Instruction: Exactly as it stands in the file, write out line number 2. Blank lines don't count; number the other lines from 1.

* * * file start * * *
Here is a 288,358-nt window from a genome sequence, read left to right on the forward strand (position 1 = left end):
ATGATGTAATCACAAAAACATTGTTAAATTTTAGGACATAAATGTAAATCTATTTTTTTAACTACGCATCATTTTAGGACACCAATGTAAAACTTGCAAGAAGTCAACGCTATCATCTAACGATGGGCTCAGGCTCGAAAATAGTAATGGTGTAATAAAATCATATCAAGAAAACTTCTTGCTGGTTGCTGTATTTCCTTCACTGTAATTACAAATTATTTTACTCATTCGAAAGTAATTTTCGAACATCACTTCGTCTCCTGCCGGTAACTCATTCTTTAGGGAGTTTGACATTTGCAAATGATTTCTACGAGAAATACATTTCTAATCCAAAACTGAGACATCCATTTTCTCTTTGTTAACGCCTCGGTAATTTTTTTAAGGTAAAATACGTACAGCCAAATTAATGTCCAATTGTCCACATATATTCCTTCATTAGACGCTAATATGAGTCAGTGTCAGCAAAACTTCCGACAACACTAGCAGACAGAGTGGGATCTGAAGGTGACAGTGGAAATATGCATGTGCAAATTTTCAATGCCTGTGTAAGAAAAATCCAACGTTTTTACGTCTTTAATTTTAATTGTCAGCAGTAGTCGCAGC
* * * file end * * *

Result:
ATGATGTAATCACAAAAACATTGTTAAATTTTAGGACATAAATGTAAATCTATTTTTTTAACTACGCATCATTTTAGGACACCAATGTAAAACTTGCAAGAAGTCAACGCTATCATCTAACGATGGGCTCAGGCTCGAAAATAGTAATGGTGTAATAAAATCATATCAAGAAAACTTCTTGCTGGTTGCTGTATTTCCTTCACTGTAATTACAAATTATTTTACTCATTCGAAAGTAATTTTCGAACATCACTTCGTCTCCTGCCGGTAACTCATTCTTTAGGGAGTTTGACATTTGCAAATGATTTCTACGAGAAATACATTTCTAATCCAAAACTGAGACATCCATTTTCTCTTTGTTAACGCCTCGGTAATTTTTTTAAGGTAAAATACGTACAGCCAAATTAATGTCCAATTGTCCACATATATTCCTTCATTAGACGCTAATATGAGTCAGTGTCAGCAAAACTTCCGACAACACTAGCAGACAGAGTGGGATCTGAAGGTGACAGTGGAAATATGCATGTGCAAATTTTCAATGCCTGTGTAAGAAAAATCCAACGTTTTTACGTCTTTAATTTTAATTGTCAGCAGTAGTCGCAGC